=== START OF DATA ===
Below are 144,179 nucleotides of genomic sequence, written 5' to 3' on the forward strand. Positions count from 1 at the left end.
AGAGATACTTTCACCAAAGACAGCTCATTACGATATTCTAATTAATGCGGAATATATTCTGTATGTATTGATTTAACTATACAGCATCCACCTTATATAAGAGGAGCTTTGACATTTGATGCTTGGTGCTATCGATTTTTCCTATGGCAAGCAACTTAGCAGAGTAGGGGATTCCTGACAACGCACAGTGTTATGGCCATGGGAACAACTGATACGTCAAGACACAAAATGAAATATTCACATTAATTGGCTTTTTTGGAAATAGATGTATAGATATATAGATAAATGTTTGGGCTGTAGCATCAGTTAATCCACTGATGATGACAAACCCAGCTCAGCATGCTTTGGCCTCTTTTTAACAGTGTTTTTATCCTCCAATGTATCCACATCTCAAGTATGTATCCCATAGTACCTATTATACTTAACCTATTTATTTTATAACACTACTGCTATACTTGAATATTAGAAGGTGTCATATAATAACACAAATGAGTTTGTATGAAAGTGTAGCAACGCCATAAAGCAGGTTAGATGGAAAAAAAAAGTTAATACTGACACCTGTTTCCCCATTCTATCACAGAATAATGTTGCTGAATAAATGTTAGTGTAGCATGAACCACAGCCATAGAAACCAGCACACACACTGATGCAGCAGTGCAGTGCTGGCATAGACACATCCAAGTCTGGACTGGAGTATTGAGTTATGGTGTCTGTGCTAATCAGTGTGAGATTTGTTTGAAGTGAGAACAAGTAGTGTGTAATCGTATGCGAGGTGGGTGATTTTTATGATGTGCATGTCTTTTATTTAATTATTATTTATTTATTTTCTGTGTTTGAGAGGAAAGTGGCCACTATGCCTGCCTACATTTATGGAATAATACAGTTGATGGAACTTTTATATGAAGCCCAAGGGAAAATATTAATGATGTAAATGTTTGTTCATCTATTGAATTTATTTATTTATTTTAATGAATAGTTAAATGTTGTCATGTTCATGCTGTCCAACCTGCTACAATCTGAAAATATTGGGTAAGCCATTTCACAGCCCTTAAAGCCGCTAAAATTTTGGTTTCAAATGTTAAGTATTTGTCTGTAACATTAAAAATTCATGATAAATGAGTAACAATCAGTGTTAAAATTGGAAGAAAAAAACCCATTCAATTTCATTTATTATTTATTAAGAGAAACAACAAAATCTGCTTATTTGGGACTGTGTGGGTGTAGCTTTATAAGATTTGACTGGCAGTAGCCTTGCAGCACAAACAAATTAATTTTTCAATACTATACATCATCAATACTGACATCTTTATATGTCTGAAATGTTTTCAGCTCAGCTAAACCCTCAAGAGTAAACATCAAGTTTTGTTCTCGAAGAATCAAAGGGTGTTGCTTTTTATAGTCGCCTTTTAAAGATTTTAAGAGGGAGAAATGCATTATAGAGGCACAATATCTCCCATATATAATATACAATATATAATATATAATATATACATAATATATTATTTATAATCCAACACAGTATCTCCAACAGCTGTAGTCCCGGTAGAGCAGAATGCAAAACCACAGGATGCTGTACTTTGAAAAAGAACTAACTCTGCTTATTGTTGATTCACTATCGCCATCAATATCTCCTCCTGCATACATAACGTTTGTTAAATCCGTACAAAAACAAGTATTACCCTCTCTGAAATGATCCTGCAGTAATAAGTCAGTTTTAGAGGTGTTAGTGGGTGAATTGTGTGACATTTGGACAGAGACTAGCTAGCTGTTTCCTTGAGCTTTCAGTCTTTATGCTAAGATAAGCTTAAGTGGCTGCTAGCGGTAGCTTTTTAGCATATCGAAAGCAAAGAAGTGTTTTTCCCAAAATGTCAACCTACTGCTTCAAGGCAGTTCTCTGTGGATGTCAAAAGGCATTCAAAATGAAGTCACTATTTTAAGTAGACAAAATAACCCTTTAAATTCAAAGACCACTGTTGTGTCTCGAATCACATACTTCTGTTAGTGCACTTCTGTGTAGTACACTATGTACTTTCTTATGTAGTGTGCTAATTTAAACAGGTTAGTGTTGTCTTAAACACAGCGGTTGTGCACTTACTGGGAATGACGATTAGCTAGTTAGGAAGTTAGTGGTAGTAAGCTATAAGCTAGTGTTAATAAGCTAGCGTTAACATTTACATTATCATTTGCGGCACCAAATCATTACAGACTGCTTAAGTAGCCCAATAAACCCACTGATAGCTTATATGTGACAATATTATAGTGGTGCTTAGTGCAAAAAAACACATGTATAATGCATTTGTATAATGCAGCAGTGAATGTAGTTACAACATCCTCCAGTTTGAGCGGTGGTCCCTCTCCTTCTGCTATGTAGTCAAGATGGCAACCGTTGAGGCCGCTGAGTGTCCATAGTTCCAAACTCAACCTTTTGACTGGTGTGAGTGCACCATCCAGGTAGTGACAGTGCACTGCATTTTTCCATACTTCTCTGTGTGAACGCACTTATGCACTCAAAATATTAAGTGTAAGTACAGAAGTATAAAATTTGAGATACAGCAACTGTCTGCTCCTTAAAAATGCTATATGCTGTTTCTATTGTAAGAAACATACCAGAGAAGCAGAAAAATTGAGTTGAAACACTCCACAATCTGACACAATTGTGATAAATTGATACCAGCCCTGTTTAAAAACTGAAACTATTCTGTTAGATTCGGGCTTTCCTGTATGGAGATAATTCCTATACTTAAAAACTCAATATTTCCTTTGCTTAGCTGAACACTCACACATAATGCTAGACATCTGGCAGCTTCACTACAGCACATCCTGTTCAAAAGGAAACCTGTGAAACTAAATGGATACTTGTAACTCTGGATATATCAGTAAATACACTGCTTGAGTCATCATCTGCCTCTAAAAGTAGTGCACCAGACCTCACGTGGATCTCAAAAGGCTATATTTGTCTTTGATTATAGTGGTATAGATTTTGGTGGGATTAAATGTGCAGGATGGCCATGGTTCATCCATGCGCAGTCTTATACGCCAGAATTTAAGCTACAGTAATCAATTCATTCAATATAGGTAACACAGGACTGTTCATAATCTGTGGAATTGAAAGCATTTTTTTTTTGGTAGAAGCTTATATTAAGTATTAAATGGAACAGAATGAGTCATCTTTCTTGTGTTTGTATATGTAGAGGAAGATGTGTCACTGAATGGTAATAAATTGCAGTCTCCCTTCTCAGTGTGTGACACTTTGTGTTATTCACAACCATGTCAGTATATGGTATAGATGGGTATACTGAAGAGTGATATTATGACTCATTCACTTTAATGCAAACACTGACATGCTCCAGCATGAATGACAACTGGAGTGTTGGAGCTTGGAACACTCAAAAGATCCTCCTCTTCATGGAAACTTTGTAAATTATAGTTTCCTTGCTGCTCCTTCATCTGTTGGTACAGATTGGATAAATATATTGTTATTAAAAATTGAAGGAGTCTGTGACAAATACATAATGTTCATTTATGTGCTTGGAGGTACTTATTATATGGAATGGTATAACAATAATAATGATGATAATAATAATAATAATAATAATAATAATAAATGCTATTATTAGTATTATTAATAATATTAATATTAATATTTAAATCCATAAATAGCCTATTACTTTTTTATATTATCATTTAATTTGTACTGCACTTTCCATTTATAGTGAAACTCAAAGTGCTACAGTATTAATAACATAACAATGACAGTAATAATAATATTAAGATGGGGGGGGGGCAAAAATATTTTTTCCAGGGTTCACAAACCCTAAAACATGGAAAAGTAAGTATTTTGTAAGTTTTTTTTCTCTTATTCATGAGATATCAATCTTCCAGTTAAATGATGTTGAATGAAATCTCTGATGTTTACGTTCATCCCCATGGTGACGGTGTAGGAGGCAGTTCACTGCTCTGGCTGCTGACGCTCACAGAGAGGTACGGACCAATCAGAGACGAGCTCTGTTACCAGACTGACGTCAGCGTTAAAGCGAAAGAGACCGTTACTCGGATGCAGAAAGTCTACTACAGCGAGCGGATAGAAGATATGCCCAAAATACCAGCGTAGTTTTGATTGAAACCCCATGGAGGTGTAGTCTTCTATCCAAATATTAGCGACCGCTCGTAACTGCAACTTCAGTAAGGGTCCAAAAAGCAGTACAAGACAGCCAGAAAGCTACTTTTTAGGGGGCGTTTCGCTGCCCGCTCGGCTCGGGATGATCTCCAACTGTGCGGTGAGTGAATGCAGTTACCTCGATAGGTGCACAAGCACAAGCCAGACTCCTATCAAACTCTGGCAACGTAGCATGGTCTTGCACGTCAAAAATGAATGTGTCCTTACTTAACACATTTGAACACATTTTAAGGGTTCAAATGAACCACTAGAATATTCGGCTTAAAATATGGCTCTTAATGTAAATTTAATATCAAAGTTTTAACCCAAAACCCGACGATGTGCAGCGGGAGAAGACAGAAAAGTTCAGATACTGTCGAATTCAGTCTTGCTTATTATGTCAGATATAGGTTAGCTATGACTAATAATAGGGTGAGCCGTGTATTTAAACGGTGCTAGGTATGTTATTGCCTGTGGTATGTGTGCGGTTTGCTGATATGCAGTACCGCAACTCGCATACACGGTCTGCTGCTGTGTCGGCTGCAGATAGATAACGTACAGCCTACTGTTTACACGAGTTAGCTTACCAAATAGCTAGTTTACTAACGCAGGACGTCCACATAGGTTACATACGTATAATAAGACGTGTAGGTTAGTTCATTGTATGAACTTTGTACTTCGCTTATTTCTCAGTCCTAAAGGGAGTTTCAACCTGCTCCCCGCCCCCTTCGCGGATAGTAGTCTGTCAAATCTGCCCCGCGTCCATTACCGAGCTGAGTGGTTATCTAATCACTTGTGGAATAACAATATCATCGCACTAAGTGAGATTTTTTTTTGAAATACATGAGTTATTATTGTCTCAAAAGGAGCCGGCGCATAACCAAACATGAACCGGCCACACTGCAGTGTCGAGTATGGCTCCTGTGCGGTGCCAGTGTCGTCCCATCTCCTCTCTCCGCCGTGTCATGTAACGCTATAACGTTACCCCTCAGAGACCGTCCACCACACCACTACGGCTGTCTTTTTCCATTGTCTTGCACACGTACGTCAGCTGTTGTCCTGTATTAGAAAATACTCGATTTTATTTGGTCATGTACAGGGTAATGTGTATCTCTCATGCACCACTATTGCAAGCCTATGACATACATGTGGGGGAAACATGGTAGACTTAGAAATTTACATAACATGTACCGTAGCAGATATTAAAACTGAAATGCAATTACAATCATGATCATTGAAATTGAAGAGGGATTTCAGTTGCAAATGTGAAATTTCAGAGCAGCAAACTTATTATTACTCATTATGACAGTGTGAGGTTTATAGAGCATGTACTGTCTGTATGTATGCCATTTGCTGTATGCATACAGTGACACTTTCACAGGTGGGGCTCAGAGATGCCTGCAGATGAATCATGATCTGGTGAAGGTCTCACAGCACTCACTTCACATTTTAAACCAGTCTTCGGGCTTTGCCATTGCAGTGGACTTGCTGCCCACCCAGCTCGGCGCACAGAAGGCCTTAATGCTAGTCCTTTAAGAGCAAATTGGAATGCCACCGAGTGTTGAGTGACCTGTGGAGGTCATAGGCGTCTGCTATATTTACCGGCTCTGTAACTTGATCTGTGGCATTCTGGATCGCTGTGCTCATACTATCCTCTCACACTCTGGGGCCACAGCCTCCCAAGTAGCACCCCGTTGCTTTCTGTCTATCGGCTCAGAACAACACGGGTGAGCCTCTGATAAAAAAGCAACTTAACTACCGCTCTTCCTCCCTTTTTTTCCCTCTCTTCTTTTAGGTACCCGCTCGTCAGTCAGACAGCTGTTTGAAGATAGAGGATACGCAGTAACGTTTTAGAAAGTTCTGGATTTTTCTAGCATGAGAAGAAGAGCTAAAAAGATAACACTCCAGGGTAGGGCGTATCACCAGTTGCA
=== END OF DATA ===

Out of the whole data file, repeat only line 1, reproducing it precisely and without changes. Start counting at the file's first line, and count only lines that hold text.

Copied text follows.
Below are 144,179 nucleotides of genomic sequence, written 5' to 3' on the forward strand. Positions count from 1 at the left end.